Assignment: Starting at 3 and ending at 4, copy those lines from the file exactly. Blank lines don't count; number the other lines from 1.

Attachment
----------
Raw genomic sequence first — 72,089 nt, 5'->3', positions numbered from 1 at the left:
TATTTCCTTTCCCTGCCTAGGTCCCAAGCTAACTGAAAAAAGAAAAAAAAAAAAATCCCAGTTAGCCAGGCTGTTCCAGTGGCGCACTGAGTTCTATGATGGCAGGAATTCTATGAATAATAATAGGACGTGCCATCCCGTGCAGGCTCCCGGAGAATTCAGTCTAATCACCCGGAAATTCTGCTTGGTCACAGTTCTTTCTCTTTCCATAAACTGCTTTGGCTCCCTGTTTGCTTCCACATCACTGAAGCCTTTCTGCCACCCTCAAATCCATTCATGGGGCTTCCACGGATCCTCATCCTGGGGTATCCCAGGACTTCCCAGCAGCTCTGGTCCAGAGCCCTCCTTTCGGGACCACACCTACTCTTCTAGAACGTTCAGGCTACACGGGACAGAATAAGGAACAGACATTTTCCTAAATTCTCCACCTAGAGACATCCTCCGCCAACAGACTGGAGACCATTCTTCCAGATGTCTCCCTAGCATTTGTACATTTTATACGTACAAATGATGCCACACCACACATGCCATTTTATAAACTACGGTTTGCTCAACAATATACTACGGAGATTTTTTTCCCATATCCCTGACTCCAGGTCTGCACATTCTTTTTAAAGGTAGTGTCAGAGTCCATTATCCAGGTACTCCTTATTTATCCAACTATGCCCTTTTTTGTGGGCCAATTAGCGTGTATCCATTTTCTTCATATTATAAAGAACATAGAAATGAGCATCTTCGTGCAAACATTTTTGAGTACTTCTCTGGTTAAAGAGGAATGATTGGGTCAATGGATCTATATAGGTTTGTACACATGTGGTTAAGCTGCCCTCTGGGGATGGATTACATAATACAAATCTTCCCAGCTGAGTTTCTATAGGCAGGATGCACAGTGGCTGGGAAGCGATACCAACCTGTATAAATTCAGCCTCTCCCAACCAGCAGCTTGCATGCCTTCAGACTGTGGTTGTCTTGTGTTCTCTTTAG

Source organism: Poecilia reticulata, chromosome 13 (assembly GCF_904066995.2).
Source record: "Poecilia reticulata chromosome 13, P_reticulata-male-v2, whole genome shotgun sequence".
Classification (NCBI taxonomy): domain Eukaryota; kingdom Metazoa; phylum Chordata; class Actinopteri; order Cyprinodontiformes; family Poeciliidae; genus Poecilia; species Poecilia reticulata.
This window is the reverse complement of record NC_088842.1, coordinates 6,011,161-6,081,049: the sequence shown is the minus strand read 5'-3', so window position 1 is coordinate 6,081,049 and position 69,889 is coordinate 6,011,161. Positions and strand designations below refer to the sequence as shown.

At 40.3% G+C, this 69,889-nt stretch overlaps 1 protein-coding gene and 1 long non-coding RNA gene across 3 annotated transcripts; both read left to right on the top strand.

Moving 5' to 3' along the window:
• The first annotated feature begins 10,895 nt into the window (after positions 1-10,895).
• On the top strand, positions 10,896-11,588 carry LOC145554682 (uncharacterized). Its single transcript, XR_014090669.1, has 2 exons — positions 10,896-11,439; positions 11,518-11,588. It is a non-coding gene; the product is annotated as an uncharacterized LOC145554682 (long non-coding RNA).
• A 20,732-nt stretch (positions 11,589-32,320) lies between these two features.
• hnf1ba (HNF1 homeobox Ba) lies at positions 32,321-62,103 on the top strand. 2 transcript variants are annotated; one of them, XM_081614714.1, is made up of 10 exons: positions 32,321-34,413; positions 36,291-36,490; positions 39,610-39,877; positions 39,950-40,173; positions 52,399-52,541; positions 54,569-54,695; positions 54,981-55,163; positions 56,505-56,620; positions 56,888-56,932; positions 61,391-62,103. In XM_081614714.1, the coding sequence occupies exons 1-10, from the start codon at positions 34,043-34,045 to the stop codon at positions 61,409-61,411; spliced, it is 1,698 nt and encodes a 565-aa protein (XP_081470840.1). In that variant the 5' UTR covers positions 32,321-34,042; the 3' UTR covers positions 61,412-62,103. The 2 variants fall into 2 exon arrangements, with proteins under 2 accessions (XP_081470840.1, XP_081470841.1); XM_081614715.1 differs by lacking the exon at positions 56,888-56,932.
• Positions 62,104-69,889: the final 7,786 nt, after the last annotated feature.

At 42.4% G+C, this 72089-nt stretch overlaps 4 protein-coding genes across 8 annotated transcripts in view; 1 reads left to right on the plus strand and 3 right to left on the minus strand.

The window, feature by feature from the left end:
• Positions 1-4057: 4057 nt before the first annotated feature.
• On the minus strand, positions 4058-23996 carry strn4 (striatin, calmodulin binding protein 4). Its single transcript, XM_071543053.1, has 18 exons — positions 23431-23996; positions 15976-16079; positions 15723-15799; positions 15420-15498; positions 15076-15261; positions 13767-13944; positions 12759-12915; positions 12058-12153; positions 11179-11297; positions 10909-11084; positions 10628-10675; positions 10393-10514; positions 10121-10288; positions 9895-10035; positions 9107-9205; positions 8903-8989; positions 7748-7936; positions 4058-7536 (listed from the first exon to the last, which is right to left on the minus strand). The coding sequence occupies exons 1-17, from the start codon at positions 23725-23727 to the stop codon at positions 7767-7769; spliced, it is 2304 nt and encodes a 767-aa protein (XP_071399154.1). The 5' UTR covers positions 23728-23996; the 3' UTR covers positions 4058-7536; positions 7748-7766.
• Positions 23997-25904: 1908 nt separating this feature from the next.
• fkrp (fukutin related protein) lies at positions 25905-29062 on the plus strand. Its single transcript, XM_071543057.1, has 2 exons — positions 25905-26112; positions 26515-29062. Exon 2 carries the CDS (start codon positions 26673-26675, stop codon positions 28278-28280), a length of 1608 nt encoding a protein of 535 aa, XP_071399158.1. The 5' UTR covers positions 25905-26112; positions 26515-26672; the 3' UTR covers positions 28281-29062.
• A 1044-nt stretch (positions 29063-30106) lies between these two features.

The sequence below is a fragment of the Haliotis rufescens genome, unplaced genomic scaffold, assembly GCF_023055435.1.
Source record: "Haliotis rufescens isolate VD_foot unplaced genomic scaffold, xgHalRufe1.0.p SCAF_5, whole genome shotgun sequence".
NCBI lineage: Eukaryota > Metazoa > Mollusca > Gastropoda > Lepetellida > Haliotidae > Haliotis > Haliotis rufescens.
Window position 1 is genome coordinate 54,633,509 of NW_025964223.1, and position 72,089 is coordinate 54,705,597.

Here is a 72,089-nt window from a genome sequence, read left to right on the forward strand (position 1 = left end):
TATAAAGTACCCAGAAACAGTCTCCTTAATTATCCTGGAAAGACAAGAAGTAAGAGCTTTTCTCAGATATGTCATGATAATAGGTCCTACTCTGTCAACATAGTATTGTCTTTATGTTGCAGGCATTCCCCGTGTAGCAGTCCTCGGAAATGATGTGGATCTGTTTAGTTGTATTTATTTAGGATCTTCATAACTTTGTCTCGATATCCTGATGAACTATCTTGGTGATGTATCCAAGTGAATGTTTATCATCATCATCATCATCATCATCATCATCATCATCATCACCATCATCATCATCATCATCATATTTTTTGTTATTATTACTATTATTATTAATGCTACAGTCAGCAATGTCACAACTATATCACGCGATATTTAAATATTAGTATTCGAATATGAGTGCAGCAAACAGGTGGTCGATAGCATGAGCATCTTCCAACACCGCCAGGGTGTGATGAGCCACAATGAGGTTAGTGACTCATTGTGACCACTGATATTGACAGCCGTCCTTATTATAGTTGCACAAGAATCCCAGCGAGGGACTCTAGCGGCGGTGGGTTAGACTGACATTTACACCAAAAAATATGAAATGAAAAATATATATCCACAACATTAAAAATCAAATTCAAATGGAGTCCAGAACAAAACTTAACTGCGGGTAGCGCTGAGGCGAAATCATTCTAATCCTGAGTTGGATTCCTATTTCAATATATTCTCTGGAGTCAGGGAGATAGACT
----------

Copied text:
Source organism: Poecilia reticulata, chromosome 13 (assembly GCF_904066995.2).
Source record: "Poecilia reticulata chromosome 13, P_reticulata-male-v2, whole genome shotgun sequence".